Same-sex marriages resumed in California on Friday just after an appeals court issued an unexpected order clearing the way for such unions — and the two couples whose Supreme Court challenge helped torpedo Proposition 8 were two of the first to wed.
Paul Katami and Jeff Zarillo, two of the lead plaintiffs who had challenged California's voter-approved ban on same-sex marriage, were married in outgoing Los Angeles Mayor Antonio Villaraigosa's press office at L.A. City Hall, with Villaraigosa officiating.
A few hours earlier, just before 5 p.m. Friday, Kristin Perry and Sandra Stier were married at San Francisco City Hall by California Attorney General Kamala Harris.
The jubilant public ceremony, shown below at right, marked the resumption of same-sex unions in the country's most populous state after a 4-1/2 year break. California is now the 13th state, along with the District of Columbia, to allow same-sex marriages.
"Kristin Perry and Sandra Stier, I now declare you spouses for life!! #Prop8 #MarriageEquality," tweeted Harris just minutes after the ceremony.
Less than two hours earlier, a three-judge panel of the 9th Circuit Court of Appeals had issued a brief order lifting a stay ordered in 2012 that had allowed time for an appeal to the U.S. Supreme Court. In 2010, a federal trial court judge found California's Proposition 8 unconstitutional, a finding that was upheld by the 9th Circuit.
The appellate court order came two days after the U.S. Supreme Court declined to rule on the Prop 8 a case, effectively paving the way for same-sex unions in California.
Same-sex marriage opponents who had argued in court on behalf of Proposition 8 -- the 2008 ballot measure that state officials refused to defend -- said the appellate court's order Friday was an "outrageous act" that denied the group its rights.
But the state's top elected officials celebrated the shift, which came just as San Francisco was beginning its massive annual gay pride celebration.
"LOVE WILL RULE THE WEEKEND. CONGRATS TO ALL THOSE PLANNING TO GET MARRIED," tweeted Lt. Gov. Gavin Newsom, who as San Francisco's mayor in 2004 had ordered the issuance of the state's first same-sex marriage licenses.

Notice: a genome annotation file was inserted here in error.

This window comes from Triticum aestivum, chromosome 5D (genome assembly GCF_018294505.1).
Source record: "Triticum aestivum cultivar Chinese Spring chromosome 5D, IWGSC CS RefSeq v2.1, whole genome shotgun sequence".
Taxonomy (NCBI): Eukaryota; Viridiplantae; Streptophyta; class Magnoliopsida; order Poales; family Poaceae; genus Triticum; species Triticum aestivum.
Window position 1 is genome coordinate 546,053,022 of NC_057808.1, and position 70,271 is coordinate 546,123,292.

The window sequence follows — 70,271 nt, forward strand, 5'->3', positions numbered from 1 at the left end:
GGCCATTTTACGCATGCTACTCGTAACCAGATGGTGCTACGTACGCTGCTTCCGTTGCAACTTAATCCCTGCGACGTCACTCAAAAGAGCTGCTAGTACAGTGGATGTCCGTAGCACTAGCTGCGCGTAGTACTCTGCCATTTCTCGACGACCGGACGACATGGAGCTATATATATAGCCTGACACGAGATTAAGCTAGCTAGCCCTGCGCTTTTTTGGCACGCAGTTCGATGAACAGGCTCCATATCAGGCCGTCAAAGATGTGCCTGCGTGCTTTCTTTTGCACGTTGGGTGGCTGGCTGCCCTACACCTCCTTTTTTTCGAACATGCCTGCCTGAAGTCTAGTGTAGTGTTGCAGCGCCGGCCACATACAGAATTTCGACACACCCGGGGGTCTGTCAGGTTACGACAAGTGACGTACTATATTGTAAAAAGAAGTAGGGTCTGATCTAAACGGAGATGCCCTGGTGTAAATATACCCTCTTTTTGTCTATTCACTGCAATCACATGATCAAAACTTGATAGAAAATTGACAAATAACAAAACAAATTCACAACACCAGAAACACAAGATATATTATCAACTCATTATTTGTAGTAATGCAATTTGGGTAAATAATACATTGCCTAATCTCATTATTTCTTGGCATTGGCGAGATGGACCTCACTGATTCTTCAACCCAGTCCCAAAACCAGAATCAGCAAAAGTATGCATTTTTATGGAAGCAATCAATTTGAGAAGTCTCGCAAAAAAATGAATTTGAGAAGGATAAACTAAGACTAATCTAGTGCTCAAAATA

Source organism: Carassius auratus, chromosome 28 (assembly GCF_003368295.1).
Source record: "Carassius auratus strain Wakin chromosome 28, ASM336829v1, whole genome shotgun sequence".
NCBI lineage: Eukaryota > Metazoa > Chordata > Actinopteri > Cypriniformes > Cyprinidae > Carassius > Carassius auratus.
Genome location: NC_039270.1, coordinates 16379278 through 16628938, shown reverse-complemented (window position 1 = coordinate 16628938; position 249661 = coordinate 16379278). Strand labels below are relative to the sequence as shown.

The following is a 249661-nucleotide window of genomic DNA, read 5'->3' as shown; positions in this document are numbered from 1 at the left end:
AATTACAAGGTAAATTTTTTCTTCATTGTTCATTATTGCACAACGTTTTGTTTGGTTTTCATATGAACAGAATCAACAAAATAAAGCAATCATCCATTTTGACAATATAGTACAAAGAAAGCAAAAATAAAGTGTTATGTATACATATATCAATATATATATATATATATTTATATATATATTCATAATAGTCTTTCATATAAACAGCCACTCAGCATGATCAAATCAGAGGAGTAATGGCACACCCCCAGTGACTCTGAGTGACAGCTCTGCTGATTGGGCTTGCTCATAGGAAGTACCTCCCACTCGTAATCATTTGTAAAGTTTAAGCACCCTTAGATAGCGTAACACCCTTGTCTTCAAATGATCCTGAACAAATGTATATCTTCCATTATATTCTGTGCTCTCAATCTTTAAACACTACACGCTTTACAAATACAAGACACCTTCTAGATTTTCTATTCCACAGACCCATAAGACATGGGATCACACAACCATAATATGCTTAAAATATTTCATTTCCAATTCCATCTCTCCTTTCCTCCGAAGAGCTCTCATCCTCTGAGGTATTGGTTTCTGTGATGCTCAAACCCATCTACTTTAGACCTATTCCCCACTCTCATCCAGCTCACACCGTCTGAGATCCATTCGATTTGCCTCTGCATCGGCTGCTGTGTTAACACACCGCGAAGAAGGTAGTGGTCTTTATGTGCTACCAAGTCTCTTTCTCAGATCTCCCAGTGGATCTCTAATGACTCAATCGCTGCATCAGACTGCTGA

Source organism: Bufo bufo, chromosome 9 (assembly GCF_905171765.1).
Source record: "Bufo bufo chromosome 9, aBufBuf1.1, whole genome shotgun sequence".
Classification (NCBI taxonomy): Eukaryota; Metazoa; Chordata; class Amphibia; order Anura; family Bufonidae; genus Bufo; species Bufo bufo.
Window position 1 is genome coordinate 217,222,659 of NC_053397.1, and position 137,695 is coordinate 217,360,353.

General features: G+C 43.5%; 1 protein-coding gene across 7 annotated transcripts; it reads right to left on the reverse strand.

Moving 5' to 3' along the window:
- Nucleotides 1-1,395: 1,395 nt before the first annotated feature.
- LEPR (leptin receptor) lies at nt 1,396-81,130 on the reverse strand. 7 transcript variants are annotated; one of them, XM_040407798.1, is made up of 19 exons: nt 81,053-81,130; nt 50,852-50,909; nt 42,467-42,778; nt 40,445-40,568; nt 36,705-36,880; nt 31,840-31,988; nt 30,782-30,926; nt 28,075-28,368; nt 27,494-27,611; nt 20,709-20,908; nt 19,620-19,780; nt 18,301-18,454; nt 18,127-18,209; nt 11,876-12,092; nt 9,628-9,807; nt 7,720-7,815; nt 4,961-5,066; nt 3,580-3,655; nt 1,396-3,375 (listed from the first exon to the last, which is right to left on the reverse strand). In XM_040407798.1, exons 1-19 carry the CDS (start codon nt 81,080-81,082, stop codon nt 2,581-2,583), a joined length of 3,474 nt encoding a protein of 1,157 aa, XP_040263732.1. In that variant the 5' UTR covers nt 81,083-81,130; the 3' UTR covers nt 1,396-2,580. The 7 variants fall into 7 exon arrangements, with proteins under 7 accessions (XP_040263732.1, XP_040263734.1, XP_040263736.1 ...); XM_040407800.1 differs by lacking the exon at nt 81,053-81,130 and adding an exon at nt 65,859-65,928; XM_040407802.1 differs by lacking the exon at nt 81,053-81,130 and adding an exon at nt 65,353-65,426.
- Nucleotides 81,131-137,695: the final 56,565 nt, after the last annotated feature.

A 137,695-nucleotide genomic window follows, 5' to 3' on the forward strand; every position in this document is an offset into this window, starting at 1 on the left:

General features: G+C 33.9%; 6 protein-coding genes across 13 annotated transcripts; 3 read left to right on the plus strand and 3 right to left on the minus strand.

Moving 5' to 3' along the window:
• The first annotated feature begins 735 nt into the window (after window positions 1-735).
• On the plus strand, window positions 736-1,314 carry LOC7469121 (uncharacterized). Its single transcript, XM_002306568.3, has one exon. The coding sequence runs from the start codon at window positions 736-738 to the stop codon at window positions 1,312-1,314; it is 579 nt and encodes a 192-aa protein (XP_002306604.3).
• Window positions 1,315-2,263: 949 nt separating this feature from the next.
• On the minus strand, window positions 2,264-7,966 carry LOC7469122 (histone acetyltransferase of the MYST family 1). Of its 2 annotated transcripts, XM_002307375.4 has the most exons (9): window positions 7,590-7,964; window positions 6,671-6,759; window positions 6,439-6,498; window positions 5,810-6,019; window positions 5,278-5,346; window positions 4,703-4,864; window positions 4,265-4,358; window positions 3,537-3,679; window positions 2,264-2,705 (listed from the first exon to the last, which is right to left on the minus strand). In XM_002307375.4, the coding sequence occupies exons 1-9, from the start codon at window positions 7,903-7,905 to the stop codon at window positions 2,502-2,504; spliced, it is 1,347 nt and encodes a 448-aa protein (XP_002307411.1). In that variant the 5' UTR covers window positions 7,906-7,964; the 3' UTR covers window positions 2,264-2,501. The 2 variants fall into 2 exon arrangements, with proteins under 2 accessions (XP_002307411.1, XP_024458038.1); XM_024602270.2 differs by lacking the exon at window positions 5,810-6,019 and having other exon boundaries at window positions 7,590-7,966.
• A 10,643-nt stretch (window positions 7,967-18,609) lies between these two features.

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"Same-sex marriage is now the law in California!," Gov. Jerry Brown tweeted after the federal appellate court order came down Friday afternoon.
The Prop 8 plaintiffs' wedding ceremonies marked the end of an historic week for the gay rights movement, which also saw the Supreme Court strike down the federal Defense of Marriage Act, a law that allowed states to refuse to recognize same-sex marriages permitted in other states.
In its 5-4 ruling on Proposition 8, the Supreme Court on Wednesday had decided the ballot measure's backers lacked standing under federal law to appeal the case, effectively leaving in place the 9th Circuit's 2012 finding that the law was unconstitutional. State officials had refused to defend the ballot measure in court, leaving a group including ProtectMarriage.com to argue on behalf of the measure.
The Supreme Court decision meant same-sex marriage could soon resume in California pending a legal process that many expected would mean a wait for the lifting of the stay on the 9th Circuit Court's order overturning Prop 8. It seemed it could takes weeks for same-sex marriages to resume.
Under Supreme Court rules, rulings are usually final after 25 days, and the court said earlier this week that it would not finalize its ruling in the Proposition 8 dispute until after that time had elapsed.
It was not immediately clear whether the appeals court's action would be halted by the high court.
The 9th Circuit Court of Appeals had said after Wednesday's ruling that it would take at least the 25 days for the Supreme Court's ruling to become official. The San Francisco-based appellate court had also said it might continue to bar same-sex marriages beyond that time if proponents of Proposition 8 ask for a rehearing.
But Attorney General Harris had on Wednesday called for the stay to be lifted as soon as possible, after Gov. Brown said he wanted counties to prepare for same-sex marriages to resume once the 9th Circuit confirmed the stay was lifted.
And on Friday, the federal appellate court did so.
“The stay in the above matter is dissolved effective immediately,” said the one-sentence order, issued just after 3 p.m. Friday.
County clerks in several of the state's 58 counties had on Wednesday put out statements that they would begin issuing marriage licenses once the stay was lifted.
With that done on Friday, same-sex marriage supporters in California celebrated.
"On my way to S.F. City Hall. Let the wedding bells ring! #Prop8," Harris tweeted Friday afternoon.
“I am thrilled that the Ninth Circuit Court of Appeals lifted its stay to allow same-sex couples to legally marry in California,” Harris said in a statement issued just before 4 p.m. “Gay and lesbian couples have waited so long for this day and for their fundamental right to marry. Finally, their loving relationships are as legitimate and legal as any other.”
Anthony Pugno, the general counsel for ProtectMarriage.com, said in a statement that the court order deprived the group of its “right to ask for reconsideration.”
"This outrageous act tops off a chronic pattern of lawlessness, throughout this case, by judges and politicians hell-bent on thwarting the vote of the people to redefine marriage by any means, even outright corruption,” Pugno wrote. "The resumption of same-sex marriage this day has been obtained by illegitimate means."
The Associated Press contributed to this story.